2. Appropriate conduct is expected in class: I expect students to silence cell phones or laptop generated noises (including opening greetings and message announcements).  Courteous consideration others is essential in the classroom, and disruptive behavior will not be tolerated.  I expect students to refrain from engaging in private conversations, derogatory side-comments, and noisy snacking; and students should avoid leaving the classroom while class is in session as this is actually disruptive to the class.  In short, students are expected to comport themselves in a manner which does not interfere with instruction and learning. 

3. Regular reading is assumed: students who do not do their readings will have difficulty with the requirements and students who do not attend class will have difficulty with their readings.  I strongly recommend that students do the readings several times—at least once before the class in which they will be discussed and once after the class.  Extensive lecture supplements are available on-line through this web-site (see Lecture Supplements below), and I am available in my office to discuss readings, paper topics, etc. 

4. Papers, examinations, and deadlines: because writing as a form of critical inquiry is conducive to facilitating critical reflection on central topics both in philosophy and generally in all areas, students in this course will be required to write two critical, analytical or expository philosophy papers each of which should be approximately 2,000 words long (equivalent to eight double-spaced typewritten pages of 250 words per page).  This indication of length is meant as a guide to the student—papers much shorter than the indicated length are unlikely to have adequately addressed one of the assigned topics.  Papers may, of course, be longer than the indicated length.  The papers should

address an assigned topic in a manner that clearly displays its purpose, thesis, or controlling idea,
clarify the relevant elements of the philosopher’s theory so that they can be understood by other students taking such philosophy courses,
support the thesis with adequate reasons and evidence,
show sustained analysis and critical thought,
be organized clearly and logically, and
show knowledge of conventions of standard written English. 

The papers should be typed and are due in my office by 4:15 P.M. on the following dates: Monday, March 2 and Monday, April 13

The supplement on the course web-site entitled Writing Philosophy Papers should be consulted.  It describes in detail what my expectations are as well as clarifying what critical, analytical or expository philosophy papers are like.  This supplement also provides a list of "grader's marks" which I employ in grading papers and exams.  I provide detailed comments regarding the compositional, expository, and the critical elements of such papers, and I review the comments from earlier papers prior to reading later ones so that I can assess continuing progress and problems.  Paper topics will be distributed so that students have at least two weekends to work on their papers, and the topics will be directly related to the readings, lectures, and discussions in the course prior to the assignments. 

There will also be two closed book and closed notes in-class essay exams: a midterm on Friday, February 27 and a final exam on Wednesday, April 29 from 10:15-11:15 during the scheduled period for this course.  The examinations will be in-class objective essay exams.  They will be designed to assess the students’ understanding of the philosophical theories, positions, topics, and methodologies studied.  Sample study questions will be distributed in advance of the exams so that students have an opportunity to organize their thoughts and integrate the readings and lectures around sample questions designed to indicate what they are expected to have mastered.  A supplement entitled “Writing Essay Exams for Professor Hauptli” is available on the course web-site.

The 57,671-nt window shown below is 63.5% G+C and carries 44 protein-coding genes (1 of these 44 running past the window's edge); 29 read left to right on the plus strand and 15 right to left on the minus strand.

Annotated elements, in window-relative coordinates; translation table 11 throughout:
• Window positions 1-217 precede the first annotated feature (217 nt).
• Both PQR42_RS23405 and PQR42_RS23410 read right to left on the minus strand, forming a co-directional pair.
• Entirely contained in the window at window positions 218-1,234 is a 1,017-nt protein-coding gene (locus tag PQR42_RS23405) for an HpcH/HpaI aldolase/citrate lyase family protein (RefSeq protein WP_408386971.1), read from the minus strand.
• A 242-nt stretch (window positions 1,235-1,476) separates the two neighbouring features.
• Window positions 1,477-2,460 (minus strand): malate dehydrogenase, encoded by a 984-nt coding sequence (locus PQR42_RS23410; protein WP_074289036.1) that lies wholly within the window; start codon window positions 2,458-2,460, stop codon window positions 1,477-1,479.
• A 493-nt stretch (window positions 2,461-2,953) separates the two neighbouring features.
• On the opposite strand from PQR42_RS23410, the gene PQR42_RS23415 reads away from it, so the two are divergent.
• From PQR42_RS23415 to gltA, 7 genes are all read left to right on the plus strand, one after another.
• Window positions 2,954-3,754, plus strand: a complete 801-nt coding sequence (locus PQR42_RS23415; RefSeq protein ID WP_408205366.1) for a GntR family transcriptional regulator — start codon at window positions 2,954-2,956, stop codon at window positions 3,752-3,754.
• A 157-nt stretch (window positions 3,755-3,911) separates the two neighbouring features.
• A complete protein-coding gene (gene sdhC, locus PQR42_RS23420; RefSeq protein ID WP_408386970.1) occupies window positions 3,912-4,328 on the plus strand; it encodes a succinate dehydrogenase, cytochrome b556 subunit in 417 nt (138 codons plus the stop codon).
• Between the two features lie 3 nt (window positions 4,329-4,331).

Together the papers are worth 60% of the grade (30% each) and the exams are worth 40% (20% each).  Students must submit all papers and take the exams to pass the course—that is, failure to complete any of the course requirements will result in a grade of F for the course.  Therefore, students who do not turn in a paper or take an exam on time must nonetheless submit that paper or take a make-up exam if they wish to pass the course (grades higher than an F are given only for performance and accomplishment; and late papers and make-up exams may demonstrate these, while unfulfilled requirements demonstrate neither).  An incomplete will not be assigned simply because work is late—after the designated final exam day, if a student has not been granted an extension and any required work has not been turned in, the student will receive a grade of F for the course. 

5. Grading Scale: in grading papers and exams, and in calculating the course grade, I use the following scale:

4.00    C+  2.33 
A-  3.67    C/C+  2.16 
B+/A-  3.49    2.00 
B+  3.33    C-/C  1.83 
B/B+  3.16    C-  1.67
3.00    D+  1.33 
B-/B  2.83    1.00 
B-  2.67    D-  0.67 
C+/B-  2.49       

The "split" grades (B+/A-, for example) are assigned when the work is between the indicated grades.  Of course, these split grades can not be used for the ultimate course grade, and thus the grades for the various individual papers and exams are calculated using the percentages indicated above (and adding or subtracting the appropriate fractional consideration in accordance with the attendance policy).  For the overall course grade the above point equivalents constitute the minimum necessary to receive the indicated grade (thus students must earn at least a 3.67 to receive an A-).  Given the possibility of a significant boost to the grade because of attendance, I am rarely inclined to “round up” in determining the final grade for the course.

6. Extensions and late work: I indicate the due dates for the papers and the exam dates above.  Moreover, I hand out paper topics so that students have two weekends to work on their papers.  I also hand out sample exam questions in advance of the examinations and conduct an in-class review for each exam.  There should, then, be little call for extensions.  Before the due date I will generally grant reasonable requests for extensions.  Note, however, that excuses do not guarantee extensions, and excuses offered after due dates are far, far less successful than those offered before due dates.  If I grant an extension to a student, that extension establishes a new due date--which must be met (only in extraordinary circumstances will an additional extension be allowed).  Please note that requests for extensions must be made directly to me—neither my secretary nor your doctor may grant extensions for this course, and last minute calls to my voice-mail provide no assurance of extensions.